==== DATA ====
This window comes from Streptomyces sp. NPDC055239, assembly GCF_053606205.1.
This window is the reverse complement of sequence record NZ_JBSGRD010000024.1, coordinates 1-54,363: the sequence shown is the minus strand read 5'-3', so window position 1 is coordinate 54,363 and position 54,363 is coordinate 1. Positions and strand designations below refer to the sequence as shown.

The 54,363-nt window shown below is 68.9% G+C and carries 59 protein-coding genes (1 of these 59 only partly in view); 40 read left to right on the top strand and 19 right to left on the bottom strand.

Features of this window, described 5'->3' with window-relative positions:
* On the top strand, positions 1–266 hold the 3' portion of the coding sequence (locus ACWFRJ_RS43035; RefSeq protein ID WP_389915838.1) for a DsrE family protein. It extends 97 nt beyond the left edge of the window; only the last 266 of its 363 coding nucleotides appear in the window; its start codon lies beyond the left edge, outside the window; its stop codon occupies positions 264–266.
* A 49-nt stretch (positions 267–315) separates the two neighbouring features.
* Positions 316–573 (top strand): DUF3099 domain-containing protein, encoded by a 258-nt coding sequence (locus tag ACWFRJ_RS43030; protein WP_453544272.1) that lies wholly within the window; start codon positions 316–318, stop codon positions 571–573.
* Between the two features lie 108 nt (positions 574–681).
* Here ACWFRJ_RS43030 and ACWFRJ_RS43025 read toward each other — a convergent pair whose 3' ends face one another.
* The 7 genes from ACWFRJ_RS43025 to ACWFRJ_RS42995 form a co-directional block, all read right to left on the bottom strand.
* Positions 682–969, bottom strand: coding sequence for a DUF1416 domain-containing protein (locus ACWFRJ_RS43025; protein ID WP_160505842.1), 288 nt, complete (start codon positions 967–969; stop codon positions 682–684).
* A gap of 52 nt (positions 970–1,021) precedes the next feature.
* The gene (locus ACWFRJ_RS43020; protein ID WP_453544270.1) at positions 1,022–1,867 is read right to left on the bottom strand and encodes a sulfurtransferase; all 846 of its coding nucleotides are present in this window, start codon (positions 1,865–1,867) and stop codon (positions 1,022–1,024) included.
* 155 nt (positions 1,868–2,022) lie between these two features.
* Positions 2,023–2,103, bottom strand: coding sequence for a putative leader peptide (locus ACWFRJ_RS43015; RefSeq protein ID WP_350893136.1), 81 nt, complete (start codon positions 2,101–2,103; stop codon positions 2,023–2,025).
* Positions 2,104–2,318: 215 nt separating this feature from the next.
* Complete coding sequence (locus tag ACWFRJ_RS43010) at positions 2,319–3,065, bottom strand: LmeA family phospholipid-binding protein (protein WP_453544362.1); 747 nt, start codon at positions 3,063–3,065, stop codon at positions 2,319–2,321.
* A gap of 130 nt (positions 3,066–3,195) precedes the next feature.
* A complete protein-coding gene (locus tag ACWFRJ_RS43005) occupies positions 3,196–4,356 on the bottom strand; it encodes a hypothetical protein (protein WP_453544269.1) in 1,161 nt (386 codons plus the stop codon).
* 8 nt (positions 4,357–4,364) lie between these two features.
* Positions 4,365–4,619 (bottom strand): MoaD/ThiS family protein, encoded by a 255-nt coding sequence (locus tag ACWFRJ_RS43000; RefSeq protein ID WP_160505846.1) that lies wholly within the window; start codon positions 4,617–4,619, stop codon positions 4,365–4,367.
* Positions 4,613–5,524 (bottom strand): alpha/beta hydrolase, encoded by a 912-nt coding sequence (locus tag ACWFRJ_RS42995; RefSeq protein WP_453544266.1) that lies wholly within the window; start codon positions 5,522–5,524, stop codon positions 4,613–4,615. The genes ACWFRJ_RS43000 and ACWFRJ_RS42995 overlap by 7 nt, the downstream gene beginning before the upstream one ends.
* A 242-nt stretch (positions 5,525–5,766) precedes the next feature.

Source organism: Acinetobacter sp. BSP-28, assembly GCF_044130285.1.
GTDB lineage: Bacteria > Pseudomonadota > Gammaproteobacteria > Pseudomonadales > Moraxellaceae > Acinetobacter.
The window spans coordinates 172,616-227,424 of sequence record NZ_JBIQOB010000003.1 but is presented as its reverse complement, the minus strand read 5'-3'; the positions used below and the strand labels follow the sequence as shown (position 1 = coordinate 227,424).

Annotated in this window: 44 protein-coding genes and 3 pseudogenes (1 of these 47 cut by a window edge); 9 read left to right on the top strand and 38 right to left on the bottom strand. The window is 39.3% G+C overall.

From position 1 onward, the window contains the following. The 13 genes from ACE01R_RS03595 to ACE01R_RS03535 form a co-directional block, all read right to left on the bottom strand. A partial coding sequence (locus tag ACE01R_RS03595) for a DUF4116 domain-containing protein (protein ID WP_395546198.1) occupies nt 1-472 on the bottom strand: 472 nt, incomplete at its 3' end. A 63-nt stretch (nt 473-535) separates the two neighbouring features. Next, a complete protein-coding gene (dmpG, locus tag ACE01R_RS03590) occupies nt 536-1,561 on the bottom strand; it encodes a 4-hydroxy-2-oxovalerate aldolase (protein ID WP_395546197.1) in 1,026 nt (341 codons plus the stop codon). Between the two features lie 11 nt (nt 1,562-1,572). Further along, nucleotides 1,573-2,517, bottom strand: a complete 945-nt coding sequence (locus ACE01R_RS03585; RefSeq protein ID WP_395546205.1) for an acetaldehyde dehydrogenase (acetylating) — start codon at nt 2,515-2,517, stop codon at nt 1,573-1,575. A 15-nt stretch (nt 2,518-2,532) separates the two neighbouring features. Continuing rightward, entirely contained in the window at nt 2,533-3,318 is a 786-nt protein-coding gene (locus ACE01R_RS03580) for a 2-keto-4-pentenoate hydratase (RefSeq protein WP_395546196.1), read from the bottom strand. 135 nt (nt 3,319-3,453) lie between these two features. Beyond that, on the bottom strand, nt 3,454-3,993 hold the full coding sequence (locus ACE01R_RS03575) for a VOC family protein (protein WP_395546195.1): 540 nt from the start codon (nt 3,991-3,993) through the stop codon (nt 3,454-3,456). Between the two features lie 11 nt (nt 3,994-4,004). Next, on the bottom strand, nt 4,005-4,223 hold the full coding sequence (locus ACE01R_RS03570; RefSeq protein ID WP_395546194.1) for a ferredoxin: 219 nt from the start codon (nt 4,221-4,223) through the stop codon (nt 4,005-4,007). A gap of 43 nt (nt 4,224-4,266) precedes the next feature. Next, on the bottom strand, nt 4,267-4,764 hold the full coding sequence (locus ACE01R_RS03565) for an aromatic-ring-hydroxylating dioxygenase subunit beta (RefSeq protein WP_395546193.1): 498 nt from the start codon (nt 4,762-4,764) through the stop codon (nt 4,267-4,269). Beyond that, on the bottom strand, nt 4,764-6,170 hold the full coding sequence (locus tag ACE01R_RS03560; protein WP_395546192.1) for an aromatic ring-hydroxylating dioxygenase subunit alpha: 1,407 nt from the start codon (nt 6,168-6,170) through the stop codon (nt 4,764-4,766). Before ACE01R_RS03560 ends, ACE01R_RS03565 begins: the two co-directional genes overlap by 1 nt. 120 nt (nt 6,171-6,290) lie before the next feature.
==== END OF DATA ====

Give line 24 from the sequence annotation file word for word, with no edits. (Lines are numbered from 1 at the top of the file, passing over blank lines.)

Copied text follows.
Source organism: Acinetobacter sp. BSP-28, assembly GCF_044130285.1.